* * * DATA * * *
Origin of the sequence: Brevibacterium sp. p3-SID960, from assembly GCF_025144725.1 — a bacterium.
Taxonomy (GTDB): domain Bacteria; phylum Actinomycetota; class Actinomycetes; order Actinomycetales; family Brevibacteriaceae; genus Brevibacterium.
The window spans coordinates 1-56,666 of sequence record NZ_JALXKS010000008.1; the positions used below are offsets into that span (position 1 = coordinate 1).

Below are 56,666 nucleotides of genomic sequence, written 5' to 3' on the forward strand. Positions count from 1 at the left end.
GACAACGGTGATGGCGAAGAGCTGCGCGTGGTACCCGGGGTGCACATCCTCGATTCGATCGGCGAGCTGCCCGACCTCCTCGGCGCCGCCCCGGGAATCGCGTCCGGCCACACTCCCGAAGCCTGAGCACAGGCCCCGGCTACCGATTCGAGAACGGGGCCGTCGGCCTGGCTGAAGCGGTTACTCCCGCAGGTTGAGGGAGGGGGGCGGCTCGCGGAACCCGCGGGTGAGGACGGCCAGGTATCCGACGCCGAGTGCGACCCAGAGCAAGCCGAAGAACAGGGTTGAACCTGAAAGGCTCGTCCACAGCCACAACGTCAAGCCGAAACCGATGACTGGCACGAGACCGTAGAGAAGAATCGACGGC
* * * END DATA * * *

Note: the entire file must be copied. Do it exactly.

Origin of the sequence: Brevibacterium sp. p3-SID960, from assembly GCF_025144725.1 — a bacterium.
Taxonomy (GTDB): domain Bacteria; phylum Actinomycetota; class Actinomycetes; order Actinomycetales; family Brevibacteriaceae; genus Brevibacterium.
The window spans coordinates 1-56,666 of sequence record NZ_JALXKS010000008.1; the positions used below are offsets into that span (position 1 = coordinate 1).

Below are 56,666 nucleotides of genomic sequence, written 5' to 3' on the forward strand. Positions count from 1 at the left end.
GACAACGGTGATGGCGAAGAGCTGCGCGTGGTACCCGGGGTGCACATCCTCGATTCGATCGGCGAGCTGCCCGACCTCCTCGGCGCCGCCCCGGGAATCGCGTCCGGCCACACTCCCGAAGCCTGAGCACAGGCCCCGGCTACCGATTCGAGAACGGGGCCGTCGGCCTGGCTGAAGCGGTTACTCCCGCAGGTTGAGGGAGGGGGGCGGCTCGCGGAACCCGCGGGTGAGGACGGCCAGGTATCCGACGCCGAGTGCGACCCAGAGCAAGCCGAAGAACAGGGTTGAACCTGAAAGGCTCGTCCACAGCCACAACGTCAAGCCGAAACCGATGACTGGCACGAGACCGTAGAGAAGAATCGACGGC